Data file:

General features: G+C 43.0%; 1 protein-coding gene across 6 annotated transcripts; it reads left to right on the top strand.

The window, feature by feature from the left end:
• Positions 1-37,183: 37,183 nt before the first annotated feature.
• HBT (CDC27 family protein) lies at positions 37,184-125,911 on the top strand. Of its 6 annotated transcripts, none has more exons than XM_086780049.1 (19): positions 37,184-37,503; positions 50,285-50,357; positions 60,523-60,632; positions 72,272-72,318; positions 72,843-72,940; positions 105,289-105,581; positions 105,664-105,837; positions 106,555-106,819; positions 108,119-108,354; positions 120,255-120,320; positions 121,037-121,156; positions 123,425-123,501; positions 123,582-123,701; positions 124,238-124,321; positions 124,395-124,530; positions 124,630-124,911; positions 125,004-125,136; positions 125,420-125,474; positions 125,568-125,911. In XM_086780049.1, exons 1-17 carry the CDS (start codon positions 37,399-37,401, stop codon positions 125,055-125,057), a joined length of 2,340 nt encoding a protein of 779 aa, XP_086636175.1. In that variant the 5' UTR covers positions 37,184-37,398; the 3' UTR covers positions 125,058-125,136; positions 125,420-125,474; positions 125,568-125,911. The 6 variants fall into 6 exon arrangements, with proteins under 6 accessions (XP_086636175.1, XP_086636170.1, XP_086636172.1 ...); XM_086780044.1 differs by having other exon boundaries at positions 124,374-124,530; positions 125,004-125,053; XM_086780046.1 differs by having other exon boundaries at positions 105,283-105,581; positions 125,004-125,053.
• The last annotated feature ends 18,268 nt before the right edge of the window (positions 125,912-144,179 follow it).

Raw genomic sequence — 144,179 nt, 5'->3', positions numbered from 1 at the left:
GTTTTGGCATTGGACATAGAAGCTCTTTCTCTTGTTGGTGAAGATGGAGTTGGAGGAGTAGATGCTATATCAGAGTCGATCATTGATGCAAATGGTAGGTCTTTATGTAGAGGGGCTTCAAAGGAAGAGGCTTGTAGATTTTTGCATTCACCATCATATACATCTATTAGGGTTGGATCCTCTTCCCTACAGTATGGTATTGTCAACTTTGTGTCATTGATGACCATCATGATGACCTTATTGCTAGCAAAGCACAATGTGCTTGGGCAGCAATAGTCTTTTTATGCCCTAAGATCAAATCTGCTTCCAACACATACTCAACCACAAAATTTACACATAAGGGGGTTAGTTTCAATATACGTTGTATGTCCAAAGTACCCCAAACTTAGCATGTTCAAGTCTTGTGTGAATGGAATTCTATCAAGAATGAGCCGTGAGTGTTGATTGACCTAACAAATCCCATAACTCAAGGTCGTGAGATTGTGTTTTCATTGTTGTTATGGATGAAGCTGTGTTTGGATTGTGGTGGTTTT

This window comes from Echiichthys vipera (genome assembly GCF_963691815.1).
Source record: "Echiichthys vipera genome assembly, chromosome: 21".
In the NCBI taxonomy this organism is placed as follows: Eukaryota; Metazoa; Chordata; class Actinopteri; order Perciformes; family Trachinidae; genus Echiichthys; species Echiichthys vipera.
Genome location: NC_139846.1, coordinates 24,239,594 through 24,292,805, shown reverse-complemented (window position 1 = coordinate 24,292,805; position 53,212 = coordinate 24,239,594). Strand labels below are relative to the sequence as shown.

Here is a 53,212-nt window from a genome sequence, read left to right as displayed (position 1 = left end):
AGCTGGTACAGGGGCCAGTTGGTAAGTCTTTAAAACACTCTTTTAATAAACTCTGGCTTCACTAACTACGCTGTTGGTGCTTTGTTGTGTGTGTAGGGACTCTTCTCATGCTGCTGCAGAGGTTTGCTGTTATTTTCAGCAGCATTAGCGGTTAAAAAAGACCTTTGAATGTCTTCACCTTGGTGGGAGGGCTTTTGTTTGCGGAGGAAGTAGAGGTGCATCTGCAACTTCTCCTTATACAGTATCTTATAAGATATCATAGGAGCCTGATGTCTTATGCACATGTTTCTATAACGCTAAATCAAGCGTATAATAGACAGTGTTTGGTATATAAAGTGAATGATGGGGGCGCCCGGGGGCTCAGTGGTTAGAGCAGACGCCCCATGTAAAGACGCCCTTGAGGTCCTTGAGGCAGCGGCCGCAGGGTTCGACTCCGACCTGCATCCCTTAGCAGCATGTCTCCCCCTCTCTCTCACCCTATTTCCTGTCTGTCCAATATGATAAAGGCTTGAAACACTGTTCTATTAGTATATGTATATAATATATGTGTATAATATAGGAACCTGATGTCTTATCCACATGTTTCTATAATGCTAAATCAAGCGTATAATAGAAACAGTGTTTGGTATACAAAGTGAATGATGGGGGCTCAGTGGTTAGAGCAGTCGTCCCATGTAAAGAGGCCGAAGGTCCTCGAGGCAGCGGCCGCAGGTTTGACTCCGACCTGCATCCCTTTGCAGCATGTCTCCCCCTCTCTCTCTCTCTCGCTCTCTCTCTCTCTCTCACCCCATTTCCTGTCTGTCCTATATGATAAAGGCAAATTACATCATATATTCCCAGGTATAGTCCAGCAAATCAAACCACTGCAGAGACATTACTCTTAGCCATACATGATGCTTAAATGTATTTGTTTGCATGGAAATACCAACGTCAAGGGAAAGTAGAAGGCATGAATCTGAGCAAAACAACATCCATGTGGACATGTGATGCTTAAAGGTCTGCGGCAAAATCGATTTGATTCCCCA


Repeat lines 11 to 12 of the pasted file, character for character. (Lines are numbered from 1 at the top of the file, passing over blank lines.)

Genome location: NC_139846.1, coordinates 24,239,594 through 24,292,805, shown reverse-complemented (window position 1 = coordinate 24,292,805; position 53,212 = coordinate 24,239,594). Strand labels below are relative to the sequence as shown.

Here is a 53,212-nt window from a genome sequence, read left to right as displayed (position 1 = left end):